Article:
You could do the same thing with a distillation or R/O apparatus. Still, you
will be faced with the necessity of nutrient import and export. It's a matter
of scale. I disagree that natural sunlight is a magic ingredient. Light can be
viewed as energy which is imported into the system. While some wavelengths are
more phytoreactive than others, this can be compensated for. I don't believe it
is strictly necessary to even imitate natural light, BUT real sunlight is much
cheaper, for sure. A truly closed, small scale system is not possible in my
opinion. Even the earth is not a closed system, since it imports solar energy,
and exports (radiates) waste as heat. But if you are willing to expand the
definition of "closed"...then sure, maybe. Adey and Loveland's book is a good
place to start.
> Thinking about this ecosystem concept -- Is it possible to actually
> create a closed, self-cleaning system? I'm thinking about a
> distillation setup to remove excess nutrients from the water.
> Natural systems get flushed out with rains from time to time which
> carry away dissolved nutrients. Rain is essentially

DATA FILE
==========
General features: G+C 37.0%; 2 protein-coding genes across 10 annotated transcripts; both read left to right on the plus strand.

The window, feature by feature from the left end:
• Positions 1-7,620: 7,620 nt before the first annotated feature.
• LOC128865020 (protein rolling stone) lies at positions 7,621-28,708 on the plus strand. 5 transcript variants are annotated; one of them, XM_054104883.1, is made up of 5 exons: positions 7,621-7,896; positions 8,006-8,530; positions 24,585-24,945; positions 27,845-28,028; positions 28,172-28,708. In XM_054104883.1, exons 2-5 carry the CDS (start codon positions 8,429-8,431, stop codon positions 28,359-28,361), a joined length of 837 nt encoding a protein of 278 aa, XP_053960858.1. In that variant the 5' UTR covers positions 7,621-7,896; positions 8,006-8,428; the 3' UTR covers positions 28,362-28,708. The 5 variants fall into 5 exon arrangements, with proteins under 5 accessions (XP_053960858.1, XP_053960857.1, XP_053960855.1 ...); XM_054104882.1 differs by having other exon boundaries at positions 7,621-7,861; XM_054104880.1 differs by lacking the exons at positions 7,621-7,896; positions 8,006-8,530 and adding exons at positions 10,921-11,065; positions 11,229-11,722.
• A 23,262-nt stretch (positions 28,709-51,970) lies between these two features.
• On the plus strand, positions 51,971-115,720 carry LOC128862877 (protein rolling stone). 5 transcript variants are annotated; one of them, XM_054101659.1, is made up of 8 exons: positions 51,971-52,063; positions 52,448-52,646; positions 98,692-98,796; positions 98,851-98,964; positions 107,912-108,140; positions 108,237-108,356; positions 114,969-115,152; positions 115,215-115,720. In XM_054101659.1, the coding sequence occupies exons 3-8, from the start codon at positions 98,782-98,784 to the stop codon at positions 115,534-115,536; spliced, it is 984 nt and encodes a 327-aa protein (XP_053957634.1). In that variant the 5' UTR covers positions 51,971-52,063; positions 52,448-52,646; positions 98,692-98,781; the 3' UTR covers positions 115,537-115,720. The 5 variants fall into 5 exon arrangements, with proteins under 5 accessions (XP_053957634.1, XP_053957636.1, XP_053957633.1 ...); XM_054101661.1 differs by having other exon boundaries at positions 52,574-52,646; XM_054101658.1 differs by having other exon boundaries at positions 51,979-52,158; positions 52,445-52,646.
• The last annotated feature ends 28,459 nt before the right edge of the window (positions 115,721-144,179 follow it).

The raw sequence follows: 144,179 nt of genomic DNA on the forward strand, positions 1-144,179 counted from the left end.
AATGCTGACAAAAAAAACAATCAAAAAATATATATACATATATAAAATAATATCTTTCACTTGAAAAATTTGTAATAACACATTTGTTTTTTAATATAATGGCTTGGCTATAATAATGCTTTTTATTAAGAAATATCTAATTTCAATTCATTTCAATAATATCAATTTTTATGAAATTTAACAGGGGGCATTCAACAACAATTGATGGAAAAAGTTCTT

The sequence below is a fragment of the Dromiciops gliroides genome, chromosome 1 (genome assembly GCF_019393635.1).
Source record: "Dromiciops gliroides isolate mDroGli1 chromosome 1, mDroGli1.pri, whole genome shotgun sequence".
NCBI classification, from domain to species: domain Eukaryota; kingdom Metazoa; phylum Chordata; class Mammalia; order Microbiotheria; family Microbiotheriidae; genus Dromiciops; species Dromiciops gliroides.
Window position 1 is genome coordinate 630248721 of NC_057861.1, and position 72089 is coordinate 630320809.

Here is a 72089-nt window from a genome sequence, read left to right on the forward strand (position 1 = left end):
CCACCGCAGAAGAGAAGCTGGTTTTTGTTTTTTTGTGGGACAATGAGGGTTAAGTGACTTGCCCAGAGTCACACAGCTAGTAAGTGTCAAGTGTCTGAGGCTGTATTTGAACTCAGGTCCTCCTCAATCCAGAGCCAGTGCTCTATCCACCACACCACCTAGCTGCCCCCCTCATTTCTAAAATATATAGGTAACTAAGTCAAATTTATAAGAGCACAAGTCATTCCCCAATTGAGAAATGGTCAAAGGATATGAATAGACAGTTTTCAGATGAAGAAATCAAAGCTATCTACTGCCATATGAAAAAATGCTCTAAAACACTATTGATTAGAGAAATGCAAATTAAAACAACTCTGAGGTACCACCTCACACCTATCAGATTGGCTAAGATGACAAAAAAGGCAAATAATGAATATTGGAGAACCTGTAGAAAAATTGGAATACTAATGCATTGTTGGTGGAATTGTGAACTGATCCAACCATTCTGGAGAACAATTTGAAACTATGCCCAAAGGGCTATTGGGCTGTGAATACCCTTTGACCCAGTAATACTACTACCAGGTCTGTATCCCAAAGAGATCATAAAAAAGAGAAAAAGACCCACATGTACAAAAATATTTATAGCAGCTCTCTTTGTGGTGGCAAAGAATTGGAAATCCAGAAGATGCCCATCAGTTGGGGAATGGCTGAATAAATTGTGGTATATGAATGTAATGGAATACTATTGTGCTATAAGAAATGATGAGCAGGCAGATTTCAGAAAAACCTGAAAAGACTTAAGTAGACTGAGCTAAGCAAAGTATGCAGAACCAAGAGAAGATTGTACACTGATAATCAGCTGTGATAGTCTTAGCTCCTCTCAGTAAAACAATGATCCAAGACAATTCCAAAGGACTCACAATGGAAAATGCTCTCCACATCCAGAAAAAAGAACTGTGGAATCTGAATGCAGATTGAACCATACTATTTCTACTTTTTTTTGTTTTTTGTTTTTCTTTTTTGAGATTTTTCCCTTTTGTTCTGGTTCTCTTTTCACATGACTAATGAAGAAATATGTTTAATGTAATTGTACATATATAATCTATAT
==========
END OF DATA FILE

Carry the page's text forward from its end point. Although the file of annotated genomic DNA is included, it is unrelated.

> distilled/evaporated and recondensed water. How 'bout a reservoir
> that accepts water from the aquarium via an overflow that isolates it
> from exchange with the tank water. A submersible heater in the
> reservoir to create vapor (it's a closed chamber). A coil running
> through this chamber that circulates chilled water, chilled by a
> thermoelectric unit like the IceProbe. Water vapor condenses on the
> coil and is collected and returned to the tank. The dissolved
> nutrients are retained in the evaporation chamber where they can
> accumulate without contaminating the aquarium water. What kind of
> easily obtainable parts could be fitted into something like this?
Charter member, DNRC
I think I understand the true meaning of diversity. If I attack traditional
values it's "free speech." If I attack the protected groups it's "hate speech."
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